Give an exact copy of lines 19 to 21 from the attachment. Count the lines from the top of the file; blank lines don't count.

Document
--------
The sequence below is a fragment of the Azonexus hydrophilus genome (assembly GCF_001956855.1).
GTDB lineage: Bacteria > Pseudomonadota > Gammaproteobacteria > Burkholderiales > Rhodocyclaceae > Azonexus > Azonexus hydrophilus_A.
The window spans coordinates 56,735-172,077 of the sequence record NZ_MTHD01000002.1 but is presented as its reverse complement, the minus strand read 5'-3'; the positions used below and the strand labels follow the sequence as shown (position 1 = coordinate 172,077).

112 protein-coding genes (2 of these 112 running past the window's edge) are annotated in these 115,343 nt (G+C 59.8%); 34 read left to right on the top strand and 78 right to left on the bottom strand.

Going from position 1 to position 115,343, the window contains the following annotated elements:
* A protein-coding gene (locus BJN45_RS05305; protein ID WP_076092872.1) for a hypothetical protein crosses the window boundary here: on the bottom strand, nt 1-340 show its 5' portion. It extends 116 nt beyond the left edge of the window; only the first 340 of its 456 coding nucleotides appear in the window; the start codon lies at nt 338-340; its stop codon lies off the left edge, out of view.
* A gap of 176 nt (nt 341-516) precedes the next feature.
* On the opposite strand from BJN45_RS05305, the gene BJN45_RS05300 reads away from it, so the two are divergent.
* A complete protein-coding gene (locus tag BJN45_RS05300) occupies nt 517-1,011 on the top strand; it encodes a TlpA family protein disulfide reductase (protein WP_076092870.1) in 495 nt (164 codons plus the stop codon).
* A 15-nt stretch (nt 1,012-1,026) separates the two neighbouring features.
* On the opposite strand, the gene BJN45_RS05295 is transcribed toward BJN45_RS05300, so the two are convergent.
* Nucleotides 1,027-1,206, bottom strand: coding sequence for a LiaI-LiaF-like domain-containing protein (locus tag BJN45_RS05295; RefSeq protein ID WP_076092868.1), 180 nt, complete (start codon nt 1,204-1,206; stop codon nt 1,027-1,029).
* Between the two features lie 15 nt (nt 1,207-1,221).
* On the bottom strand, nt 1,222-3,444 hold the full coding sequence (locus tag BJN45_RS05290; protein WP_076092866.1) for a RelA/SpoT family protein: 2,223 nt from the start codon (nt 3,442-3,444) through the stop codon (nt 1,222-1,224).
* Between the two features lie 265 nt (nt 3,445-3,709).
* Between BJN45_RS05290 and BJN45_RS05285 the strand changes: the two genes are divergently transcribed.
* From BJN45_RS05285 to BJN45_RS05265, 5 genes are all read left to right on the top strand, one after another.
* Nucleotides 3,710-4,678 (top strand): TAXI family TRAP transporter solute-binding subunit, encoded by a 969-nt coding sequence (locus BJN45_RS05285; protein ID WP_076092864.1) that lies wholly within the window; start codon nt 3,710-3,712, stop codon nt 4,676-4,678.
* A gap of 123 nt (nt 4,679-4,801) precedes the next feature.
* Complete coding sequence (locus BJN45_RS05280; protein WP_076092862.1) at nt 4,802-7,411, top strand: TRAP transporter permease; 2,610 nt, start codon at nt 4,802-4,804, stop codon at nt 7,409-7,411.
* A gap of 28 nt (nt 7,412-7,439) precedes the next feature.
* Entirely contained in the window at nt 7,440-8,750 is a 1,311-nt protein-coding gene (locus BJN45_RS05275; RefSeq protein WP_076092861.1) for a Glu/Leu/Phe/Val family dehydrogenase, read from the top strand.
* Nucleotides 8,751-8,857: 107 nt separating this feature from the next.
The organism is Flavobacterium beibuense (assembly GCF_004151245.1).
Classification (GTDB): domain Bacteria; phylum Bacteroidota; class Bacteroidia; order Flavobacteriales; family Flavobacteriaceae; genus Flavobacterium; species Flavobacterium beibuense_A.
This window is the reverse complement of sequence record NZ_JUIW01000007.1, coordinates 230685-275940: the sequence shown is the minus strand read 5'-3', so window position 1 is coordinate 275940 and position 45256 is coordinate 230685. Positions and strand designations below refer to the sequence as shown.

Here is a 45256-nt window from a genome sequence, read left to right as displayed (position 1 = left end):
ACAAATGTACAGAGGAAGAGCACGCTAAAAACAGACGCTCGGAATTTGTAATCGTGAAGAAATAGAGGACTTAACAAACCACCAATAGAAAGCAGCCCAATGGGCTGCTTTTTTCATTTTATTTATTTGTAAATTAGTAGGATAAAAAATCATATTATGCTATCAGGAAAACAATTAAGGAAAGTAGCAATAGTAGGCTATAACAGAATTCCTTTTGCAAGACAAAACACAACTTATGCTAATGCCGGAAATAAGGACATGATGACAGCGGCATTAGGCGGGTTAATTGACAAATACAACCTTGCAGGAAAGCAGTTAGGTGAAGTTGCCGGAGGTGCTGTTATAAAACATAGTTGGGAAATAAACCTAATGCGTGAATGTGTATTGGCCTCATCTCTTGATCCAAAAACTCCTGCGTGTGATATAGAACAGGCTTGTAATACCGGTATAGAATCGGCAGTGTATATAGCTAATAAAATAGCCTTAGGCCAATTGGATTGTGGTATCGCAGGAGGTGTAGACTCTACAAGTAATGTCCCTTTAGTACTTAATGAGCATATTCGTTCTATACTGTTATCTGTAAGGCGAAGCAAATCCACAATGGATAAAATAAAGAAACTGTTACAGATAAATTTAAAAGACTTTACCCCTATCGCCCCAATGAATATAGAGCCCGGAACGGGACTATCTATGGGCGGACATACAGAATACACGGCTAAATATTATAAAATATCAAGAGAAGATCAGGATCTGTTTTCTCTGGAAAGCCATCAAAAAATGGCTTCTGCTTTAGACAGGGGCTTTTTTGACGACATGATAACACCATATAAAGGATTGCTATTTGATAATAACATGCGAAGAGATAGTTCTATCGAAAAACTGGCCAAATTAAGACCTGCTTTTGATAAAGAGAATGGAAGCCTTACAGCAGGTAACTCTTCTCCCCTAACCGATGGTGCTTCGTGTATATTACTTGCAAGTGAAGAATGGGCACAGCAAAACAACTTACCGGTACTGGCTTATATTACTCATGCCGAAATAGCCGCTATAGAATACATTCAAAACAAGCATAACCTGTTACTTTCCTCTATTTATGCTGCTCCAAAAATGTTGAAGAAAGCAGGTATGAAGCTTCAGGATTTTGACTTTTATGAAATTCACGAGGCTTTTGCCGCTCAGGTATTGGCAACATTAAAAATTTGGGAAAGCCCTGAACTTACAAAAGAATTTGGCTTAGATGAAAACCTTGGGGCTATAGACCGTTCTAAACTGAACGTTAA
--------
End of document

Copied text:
* A gap of 123 nt (nt 4,679-4,801) precedes the next feature.
* Complete coding sequence (locus BJN45_RS05280; protein WP_076092862.1) at nt 4,802-7,411, top strand: TRAP transporter permease; 2,610 nt, start codon at nt 4,802-4,804, stop codon at nt 7,409-7,411.
* A gap of 28 nt (nt 7,412-7,439) precedes the next feature.